Admission to the readings are free – I hope to see you there!

Auntie Mame

cheersauntiemameI’ve got a reunion coming up in a few weeks at Harvard, where I spent my undergraduate years, and I’m looking forward with some curiosity to seeing what my classmates from that long-ago time are up to these days. I’m not aware of others who’ve undergone quite the same transition as my own from physics to play writing, but I am nonetheless astonished at the breadth of accomplishment that I read about in the class notes.

One of the more interesting elements of the reunion that the organizers have planned is a “literary coffeehouse” featuring readings from some of the work our class has produced – fiction, non-fiction and poetry, as well as some play excerpts. As I have a handy 10-minute play available from last year’s Extremely Short Play Festival, my contribution to the event will be Late. With its characters’ focus on middle age and their reminiscences – albeit unhappy ones – about younger days, it seems a fitting choice for the occasion. Two classmates, working actors both, will be doing the piece and I’m very excited to see what they and the director come up with.

I don’t know much about the rest of the program, but I was quite tickled to discover that one of the other participating writers, the talented novelist Lewis DeSimone, wrote a lovely essay a few years back about Auntie Mame – both the 1958 film with Rosalind Russell and the character herself. What it would have been like, he wonders, to have been raised by her as young Patrick is in the story. In many ways it’s a very corny story, but I was happy to discover a comrade in Lewis who shared the fascination of my younger self for a character who dared to live unconventionally and damn the consequences. I’m secretly hoping he and I might find some time at the reunion to sneak off and watch the DVD together.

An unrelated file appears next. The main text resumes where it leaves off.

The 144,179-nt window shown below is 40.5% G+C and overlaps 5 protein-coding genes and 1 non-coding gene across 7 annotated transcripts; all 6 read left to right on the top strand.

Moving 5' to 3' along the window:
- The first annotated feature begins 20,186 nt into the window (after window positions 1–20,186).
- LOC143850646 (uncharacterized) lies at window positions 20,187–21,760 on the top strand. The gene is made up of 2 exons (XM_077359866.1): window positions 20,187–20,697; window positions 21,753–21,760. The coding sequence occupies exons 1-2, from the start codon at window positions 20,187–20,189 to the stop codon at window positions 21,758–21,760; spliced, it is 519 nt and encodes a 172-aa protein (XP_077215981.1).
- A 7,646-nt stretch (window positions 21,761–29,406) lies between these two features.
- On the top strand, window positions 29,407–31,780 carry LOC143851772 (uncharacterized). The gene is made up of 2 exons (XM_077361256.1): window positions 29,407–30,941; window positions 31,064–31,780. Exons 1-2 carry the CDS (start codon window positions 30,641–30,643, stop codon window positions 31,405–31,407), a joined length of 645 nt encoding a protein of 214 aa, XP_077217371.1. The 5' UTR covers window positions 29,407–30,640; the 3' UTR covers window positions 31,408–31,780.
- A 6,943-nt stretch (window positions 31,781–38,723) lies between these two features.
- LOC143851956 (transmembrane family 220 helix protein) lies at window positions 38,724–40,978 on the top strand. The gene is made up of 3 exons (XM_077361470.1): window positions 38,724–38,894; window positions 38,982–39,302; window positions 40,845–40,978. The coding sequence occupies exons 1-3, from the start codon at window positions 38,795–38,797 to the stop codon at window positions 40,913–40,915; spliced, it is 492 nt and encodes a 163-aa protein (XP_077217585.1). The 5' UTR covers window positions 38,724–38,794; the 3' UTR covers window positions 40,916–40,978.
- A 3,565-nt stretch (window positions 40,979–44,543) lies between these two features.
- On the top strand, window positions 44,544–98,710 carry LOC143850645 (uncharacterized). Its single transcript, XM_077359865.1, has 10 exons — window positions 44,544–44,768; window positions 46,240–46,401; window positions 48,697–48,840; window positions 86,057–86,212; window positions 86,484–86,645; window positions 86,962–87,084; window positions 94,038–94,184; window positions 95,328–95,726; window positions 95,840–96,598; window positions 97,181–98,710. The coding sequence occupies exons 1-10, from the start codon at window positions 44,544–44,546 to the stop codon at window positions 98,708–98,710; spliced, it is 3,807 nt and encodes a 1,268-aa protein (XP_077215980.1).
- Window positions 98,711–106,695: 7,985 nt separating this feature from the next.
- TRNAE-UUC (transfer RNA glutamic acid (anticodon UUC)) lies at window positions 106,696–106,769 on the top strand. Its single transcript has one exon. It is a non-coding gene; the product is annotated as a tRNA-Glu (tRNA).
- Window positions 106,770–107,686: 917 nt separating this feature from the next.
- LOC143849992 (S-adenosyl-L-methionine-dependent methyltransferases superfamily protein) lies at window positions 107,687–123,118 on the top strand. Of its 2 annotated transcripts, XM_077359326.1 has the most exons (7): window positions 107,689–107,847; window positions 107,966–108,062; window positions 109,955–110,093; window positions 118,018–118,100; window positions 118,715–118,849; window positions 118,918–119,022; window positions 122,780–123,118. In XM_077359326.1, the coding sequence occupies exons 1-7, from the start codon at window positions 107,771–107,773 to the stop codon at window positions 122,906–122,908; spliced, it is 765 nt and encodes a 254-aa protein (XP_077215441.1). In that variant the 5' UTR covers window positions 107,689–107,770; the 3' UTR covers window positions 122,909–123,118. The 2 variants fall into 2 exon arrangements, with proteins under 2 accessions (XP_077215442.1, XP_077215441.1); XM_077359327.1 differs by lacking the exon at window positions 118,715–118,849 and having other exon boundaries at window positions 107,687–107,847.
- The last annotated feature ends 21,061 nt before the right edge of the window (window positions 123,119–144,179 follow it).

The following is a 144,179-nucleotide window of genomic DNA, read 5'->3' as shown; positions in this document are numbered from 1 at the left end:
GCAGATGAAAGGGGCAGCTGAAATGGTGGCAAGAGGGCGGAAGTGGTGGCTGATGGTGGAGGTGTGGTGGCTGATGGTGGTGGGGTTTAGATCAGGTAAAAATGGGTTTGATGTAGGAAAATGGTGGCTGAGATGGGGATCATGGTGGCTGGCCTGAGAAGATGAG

There’s one line of Mame’s that struck a chord with Lewis and the funny thing is that it clearly struck a chord with me back when I first saw the movie as well, because I quote it in Galatea: “Your Auntie Mame is going to open doors for you, Patrick — doors you never even dreamed existed!”

Opening doors, of course, is a powerful motif. It’s really why writers do what they do, whatever their medium or genre. Show the reader (or the audience) something new, move them, inspire them. I can’t wait to see what doors Lewis and my other classmates will open for me at the coffeehouse later this month.

A Roomful of Playwrights

Earlier this week PrintI got back from an exhilarating and stimulating few days in Chicago, where the Dramatists Guild of America – the U.S. counterpart to our own Playwrights Guild here in Canada – held its second annual conference.

When I first heard about the conference, I wondered whether it would be worth the time and expense to go, and posted a query to that effect in an online forum. The replies from other playwrights who had attended the first conference two years ago in Washington was uniformly positive and excited – a dozen variations on “It was great and I can’t wait to go.” That struck me as a fairly positive endorsement…

And now I find myself sitting – no, standing and jumping! – with the cheerleaders with nothing but praise for the hardworking DG staff. Why?

First of all, there’s the irrefutable fact that sitting in a hotel conference with some 500 other playwrights is enormously affirming and inspiring. I met colleagues who were just starting out and others who’ve been wildly successful on Broadway for decades.

Second, there were countless sessions that addressed our needs as playwrights both in terms of the craft (how to create character) and in terms of the business (how to protect intellectual property), as well as panels and keynotes featuring a wide array of successful theatrical creators. (Theresa Rebeck dishing on her experience with the TV show Smash and Stephen Schwartz dissecting the songs he created for Wicked and leading a singalong of “Day by Day” from Godspell.)

Finally, there were practical and hands-on workshops that I found to be very useful (using improv techniques to write, a clinic on how to write a good play synopsis) and a somewhat frenzied speed-dating evening with an array of Chicago-area theatre companies.